James' wife, Olive, received a telegram informing her that her husband had been dangerously wounded including the information, 'regret permission to visit cannot be granted.' Sheffield Evening Telegraph, 15 April 1917: ‘Death of United Forward. Jimmy Revill Mortally Wounded at the Front. We regret to state the Jimmy Revill, who for several seasons was associated with the Sheffield United FC, has died from wounds received at the front. The deceased was an outside-forward, playing with equal facility on either the right or left wing, and was also very speedy. The wounds Revill sustained necessitated the amputation of an arm and a leg, but even this could not save his life. Revill was married, and joined the colours about a year and a half ago.’ (www.britishnewspaperarchive.co.uk) Sheffield Independent, 16 April 1917: ‘Death of JW Revill. It is with deep regret that Sheffield footballers learn that Lance-Corp. JW Revill, who for six seasons played with Sheffield United, has died in hospital from wounds received in battle. Revill, who came to United from Tibshelf in April 1910, being then only 18 years of age, was a clever out-side wing forward, plucky, speedy and a good shot. His position was usually on the left, but he could play almost equally well on the right and did good service for United with both reserve and first teams up to and during the season 1914-15, when he joined the Army. Before going to the front he also played occasionally with Chesterfield Town. ‘Jimmy’ Revill, who was of a happy genial nature, was very popular with his fellow footballers. He leaves a widow.' (www.britishnewspaperarchive.co.uk) The following report appeared in the Sheffield Daily Telegraph on 16 April 1917 under the heading 'Sheffield United player dies from wounds' and also in the Mansfield Reporter on 20 April 1917. It was erroneously reported that James had died in hospital in England. Mansfield Reporter, 20 April 1917: ‘Sport & Pastimes. Jimmy Revill Killed. News was received in Sheffield on Saturday, with very great and general regret of the death of Jimmy Revill, who for some few seasons prior to the war had been a particularly useful and very speedy forward in the [Sheffield] United colours. He played with equal facility on the right wing or left, and had determination and pluck far beyond the ordinary. Short of stature, he nevertheless was an excellent footballer, and very popular. He has died in an English hospital as the result of wounds sustained at the front, and which necessitated the amputation of an arm and a leg. Revill was married, and joined up some fifteen or eighteen months ago, and had see quite a lot of fighting.’ (www.britishnewspaperarchive.co.uk) Lives of the First World War: 'Football career: Revill played as a football outside left in the Football League for Sheffield United, making 60 appearances and scoring three goals between 1910 and 1914. He also played non-league football for Sutton Junction and Tibshelf. Benefit match staged by Sheffield United FC: On January 12, 1918 the club staged a benefit match for her [widow] against a team representing Hadfield’s, the Sheffield steel and munitions manufacturing company. The match resulted in a 3-3 draw, with United’s goals coming from Harry Johnson, Ben Shearman and Wally Masterman, who had played in the FA Cup final almost three years earlier. Shearman was a guest player whose main club was West Bromwich Albion. An attendance of around 3,000 raised £130 for Olive, a sum worth over £7,500 today.' For an excellent account of Revill's life see 'The Story of Jimmy Revill' by Matthew Bell on-line - Football and the First World War, Legacy 11, First World War Commemorative Project. This article is hosted by the National Football Museum. www.footballandthefirstworldwar.org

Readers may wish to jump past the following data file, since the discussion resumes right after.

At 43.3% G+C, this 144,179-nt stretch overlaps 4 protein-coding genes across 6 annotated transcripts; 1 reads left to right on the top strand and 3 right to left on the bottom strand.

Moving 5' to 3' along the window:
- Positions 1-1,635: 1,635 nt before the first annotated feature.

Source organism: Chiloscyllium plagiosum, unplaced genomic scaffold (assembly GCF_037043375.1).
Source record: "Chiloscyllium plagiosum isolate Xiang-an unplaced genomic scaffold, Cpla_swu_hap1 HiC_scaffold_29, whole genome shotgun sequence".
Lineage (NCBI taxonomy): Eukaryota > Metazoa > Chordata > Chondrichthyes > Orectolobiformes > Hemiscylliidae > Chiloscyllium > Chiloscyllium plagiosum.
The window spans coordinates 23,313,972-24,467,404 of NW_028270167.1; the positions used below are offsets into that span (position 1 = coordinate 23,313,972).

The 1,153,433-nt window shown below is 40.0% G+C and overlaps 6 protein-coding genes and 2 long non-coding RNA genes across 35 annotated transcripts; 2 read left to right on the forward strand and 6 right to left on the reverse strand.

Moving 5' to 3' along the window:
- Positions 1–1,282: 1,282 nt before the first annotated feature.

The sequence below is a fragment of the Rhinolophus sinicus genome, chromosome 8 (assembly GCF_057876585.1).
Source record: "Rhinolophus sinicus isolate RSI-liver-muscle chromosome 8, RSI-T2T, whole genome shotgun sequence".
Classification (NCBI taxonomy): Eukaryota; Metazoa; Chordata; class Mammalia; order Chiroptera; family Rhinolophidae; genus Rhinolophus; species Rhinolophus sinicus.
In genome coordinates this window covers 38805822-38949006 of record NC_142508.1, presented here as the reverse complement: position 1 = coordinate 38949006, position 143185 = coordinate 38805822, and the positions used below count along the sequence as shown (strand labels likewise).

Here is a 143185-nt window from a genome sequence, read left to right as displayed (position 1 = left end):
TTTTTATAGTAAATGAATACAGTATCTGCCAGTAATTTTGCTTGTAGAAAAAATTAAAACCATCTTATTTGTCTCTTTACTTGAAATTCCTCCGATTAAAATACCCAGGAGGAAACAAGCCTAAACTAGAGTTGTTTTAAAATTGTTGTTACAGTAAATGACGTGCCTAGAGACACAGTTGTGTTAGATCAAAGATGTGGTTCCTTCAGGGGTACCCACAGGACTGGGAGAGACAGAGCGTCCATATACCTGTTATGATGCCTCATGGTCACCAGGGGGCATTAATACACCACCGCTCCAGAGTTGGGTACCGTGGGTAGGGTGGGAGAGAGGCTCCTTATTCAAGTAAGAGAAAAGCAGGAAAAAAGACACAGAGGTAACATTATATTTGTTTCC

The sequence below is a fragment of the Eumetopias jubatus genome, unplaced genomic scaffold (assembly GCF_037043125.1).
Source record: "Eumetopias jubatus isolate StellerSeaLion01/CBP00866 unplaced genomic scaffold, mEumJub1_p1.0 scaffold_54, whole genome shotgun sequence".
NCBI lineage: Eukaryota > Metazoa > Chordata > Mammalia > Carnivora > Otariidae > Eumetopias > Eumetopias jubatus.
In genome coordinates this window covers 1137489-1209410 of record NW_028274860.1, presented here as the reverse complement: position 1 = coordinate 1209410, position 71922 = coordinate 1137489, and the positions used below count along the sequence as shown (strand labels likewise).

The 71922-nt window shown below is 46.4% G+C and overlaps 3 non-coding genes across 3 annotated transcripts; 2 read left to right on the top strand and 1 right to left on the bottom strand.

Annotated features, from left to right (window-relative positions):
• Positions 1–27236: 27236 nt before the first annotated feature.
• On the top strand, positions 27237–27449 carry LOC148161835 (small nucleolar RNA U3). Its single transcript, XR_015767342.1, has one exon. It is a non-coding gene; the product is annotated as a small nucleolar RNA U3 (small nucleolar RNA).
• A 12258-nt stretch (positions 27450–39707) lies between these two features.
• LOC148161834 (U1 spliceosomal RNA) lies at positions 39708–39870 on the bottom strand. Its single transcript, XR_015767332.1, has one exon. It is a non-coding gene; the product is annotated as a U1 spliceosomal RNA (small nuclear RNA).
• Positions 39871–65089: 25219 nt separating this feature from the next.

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  • Source: 'The Story of Jimmy Revill' by Matthew Bell
    - Source: 'The Story of Jimmy Revill' by Matthew Bell
  • Buried in Bethune Town Cemetery
    James William Revill - Buried in Bethune Town Cemetery